Automatic nervous system is on autopilot
DEAR DR. DONOHUE: Just today my wife was diagnosed with autonomic dysfunction, or dysautonomia. We know absolutely nothing about this. Will you please expand? Could it have anything to do with her having extremely high blood pressure (220/91) one day and the next day low pressure (90/40)? — J.S.
ANSWER: Most people are unaware that they have an autonomic nervous system. If they are aware, they frequently call it the automatic nervous system. That mistake isn’t such a bad one. The autonomic nervous system works automatically, by itself. It’s on autopilot. It tries to keep blood pressure where it should be. It speeds the heart up or slows it down according to what a person happens to be doing. It does the same with breathing. It gives the brain a signal when the bladder needs emptying. “Dys” is a popular way of indicating that something is on the blink. The signs and symptoms of autonomic dysfunction are many and varied, and only now is medicine becoming more and more attuned to them.
Blood pressure fluctuation from high to low is one of the signs that the autonomic nervous system isn’t functioning. Blood pressure soars when a person lies down or sits, and plummets when that person stands. Autonomic dysfunction can make people sweat profusely when sweating isn’t called for. It can interfere with sleep and the regulation of body heat. It might lead to dizziness.
A number of illnesses are classified under “autonomic dysfunction.” One is multiple system atrophy, which combines the features of autonomic dysfunction with some of the signs and symptoms of Parkinson’s disease.
You’re wondering how it’s treated. A single treatment isn’t available, but a combination of medicines often can correct symptoms.
DEAR DR. DONOHUE: I have an EKG done every year. I also have worn a monitor that records heart activity for three days. Everything is fine.
When I fall asleep most nights, I wake after about 10 minutes with a rapid heartbeat, and sometimes it takes quite a time before it settles down and I can get back to sleep. I rarely have such a rapid beat at any other time of the day. Do you know what causes this, or what it might be? I am 57. — S.B.
ANSWER: If I had to make a guess, it would be paroxysmal atrial tachycardia, a sudden heart speedup for no reason. It’s usually not a serious condition, and it doesn’t indicate heart disease. If the rate is really fast or if the episode lasts for a prolonged period, then treatment would be needed.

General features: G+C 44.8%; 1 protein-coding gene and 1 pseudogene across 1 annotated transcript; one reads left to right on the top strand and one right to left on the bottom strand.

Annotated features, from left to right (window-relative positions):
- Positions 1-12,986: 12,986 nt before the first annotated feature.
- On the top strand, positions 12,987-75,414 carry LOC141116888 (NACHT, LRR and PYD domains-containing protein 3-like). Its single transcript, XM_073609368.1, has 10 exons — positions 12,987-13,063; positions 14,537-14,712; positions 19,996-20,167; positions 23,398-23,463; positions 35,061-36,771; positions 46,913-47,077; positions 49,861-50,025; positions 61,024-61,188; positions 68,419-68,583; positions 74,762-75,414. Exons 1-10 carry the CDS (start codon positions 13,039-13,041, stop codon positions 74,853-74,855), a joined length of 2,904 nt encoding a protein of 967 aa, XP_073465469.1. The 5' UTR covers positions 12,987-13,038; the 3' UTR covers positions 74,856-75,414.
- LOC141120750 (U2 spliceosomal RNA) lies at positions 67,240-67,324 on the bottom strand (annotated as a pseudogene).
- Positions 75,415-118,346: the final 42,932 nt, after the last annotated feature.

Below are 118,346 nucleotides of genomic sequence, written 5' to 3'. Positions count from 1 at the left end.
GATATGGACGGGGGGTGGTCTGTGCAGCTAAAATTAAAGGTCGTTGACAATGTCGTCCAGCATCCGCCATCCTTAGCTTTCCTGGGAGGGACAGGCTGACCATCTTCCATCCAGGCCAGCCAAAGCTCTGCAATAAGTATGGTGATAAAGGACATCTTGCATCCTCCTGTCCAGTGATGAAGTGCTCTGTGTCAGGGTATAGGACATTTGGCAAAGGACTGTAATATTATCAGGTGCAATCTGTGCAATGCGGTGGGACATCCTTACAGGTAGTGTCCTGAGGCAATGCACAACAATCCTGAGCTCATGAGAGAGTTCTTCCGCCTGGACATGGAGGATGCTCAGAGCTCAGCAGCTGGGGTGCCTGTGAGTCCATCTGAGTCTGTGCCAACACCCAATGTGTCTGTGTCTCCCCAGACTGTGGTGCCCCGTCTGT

No one can be sure unless the rhythm comes on when a doctor is present or when you are hooked up to an EKG machine. That monitor you wore for three days can be left on for longer stretches of time. Or you could have someone take you to the emergency department of a hospital if you can reach it somewhat quickly. You can’t obtain a diagnosis without such information.
The booklet on heartbeat disorders discusses their more common forms. Readers can order a copy by writing: Dr. Donohue — No. 107, Box 536475, Orlando, FL 32853-6475. Enclose a check or money order (no cash) for $4.75 U.S./$6 Can. with the recipient’s printed name and address. Please allow four weeks for delivery.
DEAR DR. DONOHUE: In 1967, I lost more than 100 pounds and have been diligent for the past 42 years to keep it off. In 2008, I had an aortic valve replacement surgery and gave up a 60-year smoking habit. I had been doing well until four months ago, when I was diagnosed with chronic obstructive pulmonary disease. In two months I have gained 18 pounds. I am panicking. I have not changed my diet or lifestyle in any way. Could it be the medicines I take? How can I combat this? — M.G.
ANSWER: I have gone over the list of your 12 medicines with a fine-tooth comb. Weight gain isn’t listed as a side effect for any of them. You’ll have to increase your calorie burning even if you have chronic obstructive pulmonary disease. Walking is the way to achieve the calorie deficit.
Dr. Donohue regrets that he is unable to answer individual letters, but he will incorporate them in his column whenever possible. Readers may write him or request an order form of available health newsletters at P.O. Box 536475, Orlando, FL 32853-6475. Readers may also order health newsletters from

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